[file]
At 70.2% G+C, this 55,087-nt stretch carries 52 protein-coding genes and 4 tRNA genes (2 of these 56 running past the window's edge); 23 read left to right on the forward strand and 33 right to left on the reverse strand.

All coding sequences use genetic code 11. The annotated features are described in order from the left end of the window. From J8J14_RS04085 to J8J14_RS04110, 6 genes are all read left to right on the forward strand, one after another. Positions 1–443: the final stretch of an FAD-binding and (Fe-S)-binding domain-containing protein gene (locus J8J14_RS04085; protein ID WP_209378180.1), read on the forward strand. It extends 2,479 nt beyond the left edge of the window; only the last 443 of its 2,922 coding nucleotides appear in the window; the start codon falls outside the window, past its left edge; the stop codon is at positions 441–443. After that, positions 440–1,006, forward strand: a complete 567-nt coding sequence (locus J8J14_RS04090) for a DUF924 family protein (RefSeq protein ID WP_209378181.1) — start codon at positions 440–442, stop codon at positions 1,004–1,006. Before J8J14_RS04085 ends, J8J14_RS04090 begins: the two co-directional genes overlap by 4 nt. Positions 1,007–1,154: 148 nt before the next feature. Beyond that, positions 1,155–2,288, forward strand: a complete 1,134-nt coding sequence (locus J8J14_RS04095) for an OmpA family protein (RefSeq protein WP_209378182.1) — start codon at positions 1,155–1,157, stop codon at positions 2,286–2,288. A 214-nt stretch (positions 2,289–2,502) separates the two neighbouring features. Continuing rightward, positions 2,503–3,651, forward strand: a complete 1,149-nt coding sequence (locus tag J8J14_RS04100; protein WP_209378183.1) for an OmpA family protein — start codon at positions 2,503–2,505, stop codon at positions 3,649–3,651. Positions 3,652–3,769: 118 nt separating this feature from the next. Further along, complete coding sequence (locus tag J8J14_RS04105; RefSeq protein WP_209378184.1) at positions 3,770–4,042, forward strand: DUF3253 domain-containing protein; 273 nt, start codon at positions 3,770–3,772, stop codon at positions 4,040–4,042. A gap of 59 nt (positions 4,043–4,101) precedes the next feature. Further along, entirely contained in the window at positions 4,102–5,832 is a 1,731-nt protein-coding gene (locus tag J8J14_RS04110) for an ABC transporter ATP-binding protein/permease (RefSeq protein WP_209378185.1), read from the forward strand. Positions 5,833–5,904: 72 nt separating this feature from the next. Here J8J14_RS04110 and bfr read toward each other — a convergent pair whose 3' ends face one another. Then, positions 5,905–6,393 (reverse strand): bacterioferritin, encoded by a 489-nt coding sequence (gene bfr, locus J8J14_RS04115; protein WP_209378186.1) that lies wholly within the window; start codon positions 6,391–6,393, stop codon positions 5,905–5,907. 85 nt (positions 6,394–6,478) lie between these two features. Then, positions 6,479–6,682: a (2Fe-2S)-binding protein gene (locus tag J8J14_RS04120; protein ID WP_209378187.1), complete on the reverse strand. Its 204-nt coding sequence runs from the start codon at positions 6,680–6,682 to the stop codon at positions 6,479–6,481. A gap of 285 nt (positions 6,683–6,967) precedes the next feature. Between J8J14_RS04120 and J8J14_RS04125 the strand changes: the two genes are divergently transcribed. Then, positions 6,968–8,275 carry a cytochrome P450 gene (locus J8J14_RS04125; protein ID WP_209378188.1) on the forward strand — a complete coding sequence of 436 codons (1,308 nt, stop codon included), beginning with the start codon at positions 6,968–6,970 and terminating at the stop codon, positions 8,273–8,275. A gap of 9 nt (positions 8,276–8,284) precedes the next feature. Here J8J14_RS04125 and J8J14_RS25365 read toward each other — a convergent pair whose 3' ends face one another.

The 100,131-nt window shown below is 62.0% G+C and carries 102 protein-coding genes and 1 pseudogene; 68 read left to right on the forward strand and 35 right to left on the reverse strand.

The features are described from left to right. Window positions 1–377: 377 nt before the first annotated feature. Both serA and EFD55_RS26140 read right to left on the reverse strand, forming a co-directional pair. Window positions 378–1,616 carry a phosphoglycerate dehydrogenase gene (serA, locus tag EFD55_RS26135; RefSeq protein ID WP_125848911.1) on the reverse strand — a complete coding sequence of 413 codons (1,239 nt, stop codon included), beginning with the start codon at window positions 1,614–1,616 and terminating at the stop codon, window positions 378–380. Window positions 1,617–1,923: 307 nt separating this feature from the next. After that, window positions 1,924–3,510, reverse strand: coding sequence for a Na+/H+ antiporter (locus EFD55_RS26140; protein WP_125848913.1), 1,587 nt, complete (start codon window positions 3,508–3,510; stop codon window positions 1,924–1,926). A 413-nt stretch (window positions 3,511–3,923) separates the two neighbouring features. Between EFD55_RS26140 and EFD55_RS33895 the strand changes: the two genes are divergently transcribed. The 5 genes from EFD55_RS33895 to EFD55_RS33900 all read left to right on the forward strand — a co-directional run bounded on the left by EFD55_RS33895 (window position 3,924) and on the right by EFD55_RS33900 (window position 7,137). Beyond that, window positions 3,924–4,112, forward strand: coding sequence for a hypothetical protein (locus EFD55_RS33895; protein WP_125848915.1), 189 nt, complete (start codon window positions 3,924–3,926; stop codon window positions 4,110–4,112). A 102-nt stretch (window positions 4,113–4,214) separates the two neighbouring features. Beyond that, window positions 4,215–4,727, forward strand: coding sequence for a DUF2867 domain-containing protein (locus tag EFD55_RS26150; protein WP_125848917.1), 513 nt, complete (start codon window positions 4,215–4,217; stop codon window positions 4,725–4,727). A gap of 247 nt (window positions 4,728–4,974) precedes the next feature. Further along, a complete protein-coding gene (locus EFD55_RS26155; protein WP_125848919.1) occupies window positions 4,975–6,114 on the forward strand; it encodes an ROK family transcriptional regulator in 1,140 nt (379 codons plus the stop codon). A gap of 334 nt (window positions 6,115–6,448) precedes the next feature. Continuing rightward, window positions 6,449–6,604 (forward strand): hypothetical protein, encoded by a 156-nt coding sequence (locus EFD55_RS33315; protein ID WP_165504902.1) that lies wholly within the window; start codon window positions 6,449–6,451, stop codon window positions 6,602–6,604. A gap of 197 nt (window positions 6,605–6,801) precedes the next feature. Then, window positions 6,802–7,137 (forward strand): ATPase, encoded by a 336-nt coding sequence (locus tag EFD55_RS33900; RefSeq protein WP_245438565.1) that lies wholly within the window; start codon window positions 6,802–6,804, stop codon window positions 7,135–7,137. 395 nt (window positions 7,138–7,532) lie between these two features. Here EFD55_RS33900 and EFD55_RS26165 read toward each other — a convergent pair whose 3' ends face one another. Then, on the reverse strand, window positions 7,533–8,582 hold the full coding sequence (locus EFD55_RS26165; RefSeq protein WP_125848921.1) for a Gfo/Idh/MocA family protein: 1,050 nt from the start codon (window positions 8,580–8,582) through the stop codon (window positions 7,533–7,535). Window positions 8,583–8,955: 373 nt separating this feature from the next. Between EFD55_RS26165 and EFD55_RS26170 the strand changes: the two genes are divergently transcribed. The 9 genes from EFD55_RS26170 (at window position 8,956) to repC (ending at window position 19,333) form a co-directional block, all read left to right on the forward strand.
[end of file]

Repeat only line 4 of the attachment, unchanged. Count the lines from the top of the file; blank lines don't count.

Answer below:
The features are described from left to right. Window positions 1–377: 377 nt before the first annotated feature. Both serA and EFD55_RS26140 read right to left on the reverse strand, forming a co-directional pair. Window positions 378–1,616 carry a phosphoglycerate dehydrogenase gene (serA, locus tag EFD55_RS26135; RefSeq protein ID WP_125848911.1) on the reverse strand — a complete coding sequence of 413 codons (1,239 nt, stop codon included), beginning with the start codon at window positions 1,614–1,616 and terminating at the stop codon, window positions 378–380. Window positions 1,617–1,923: 307 nt separating this feature from the next. After that, window positions 1,924–3,510, reverse strand: coding sequence for a Na+/H+ antiporter (locus EFD55_RS26140; protein WP_125848913.1), 1,587 nt, complete (start codon window positions 3,508–3,510; stop codon window positions 1,924–1,926). A 413-nt stretch (window positions 3,511–3,923) separates the two neighbouring features. Between EFD55_RS26140 and EFD55_RS33895 the strand changes: the two genes are divergently transcribed. The 5 genes from EFD55_RS33895 to EFD55_RS33900 all read left to right on the forward strand — a co-directional run bounded on the left by EFD55_RS33895 (window position 3,924) and on the right by EFD55_RS33900 (window position 7,137). Beyond that, window positions 3,924–4,112, forward strand: coding sequence for a hypothetical protein (locus EFD55_RS33895; protein WP_125848915.1), 189 nt, complete (start codon window positions 3,924–3,926; stop codon window positions 4,110–4,112). A 102-nt stretch (window positions 4,113–4,214) separates the two neighbouring features. Beyond that, window positions 4,215–4,727, forward strand: coding sequence for a DUF2867 domain-containing protein (locus tag EFD55_RS26150; protein WP_125848917.1), 513 nt, complete (start codon window positions 4,215–4,217; stop codon window positions 4,725–4,727). A gap of 247 nt (window positions 4,728–4,974) precedes the next feature. Further along, a complete protein-coding gene (locus EFD55_RS26155; protein WP_125848919.1) occupies window positions 4,975–6,114 on the forward strand; it encodes an ROK family transcriptional regulator in 1,140 nt (379 codons plus the stop codon). A gap of 334 nt (window positions 6,115–6,448) precedes the next feature. Continuing rightward, window positions 6,449–6,604 (forward strand): hypothetical protein, encoded by a 156-nt coding sequence (locus EFD55_RS33315; protein ID WP_165504902.1) that lies wholly within the window; start codon window positions 6,449–6,451, stop codon window positions 6,602–6,604. A gap of 197 nt (window positions 6,605–6,801) precedes the next feature. Then, window positions 6,802–7,137 (forward strand): ATPase, encoded by a 336-nt coding sequence (locus tag EFD55_RS33900; RefSeq protein WP_245438565.1) that lies wholly within the window; start codon window positions 6,802–6,804, stop codon window positions 7,135–7,137. 395 nt (window positions 7,138–7,532) lie between these two features. Here EFD55_RS33900 and EFD55_RS26165 read toward each other — a convergent pair whose 3' ends face one another. Then, on the reverse strand, window positions 7,533–8,582 hold the full coding sequence (locus EFD55_RS26165; RefSeq protein WP_125848921.1) for a Gfo/Idh/MocA family protein: 1,050 nt from the start codon (window positions 8,580–8,582) through the stop codon (window positions 7,533–7,535). Window positions 8,583–8,955: 373 nt separating this feature from the next. Between EFD55_RS26165 and EFD55_RS26170 the strand changes: the two genes are divergently transcribed. The 9 genes from EFD55_RS26170 (at window position 8,956) to repC (ending at window position 19,333) form a co-directional block, all read left to right on the forward strand.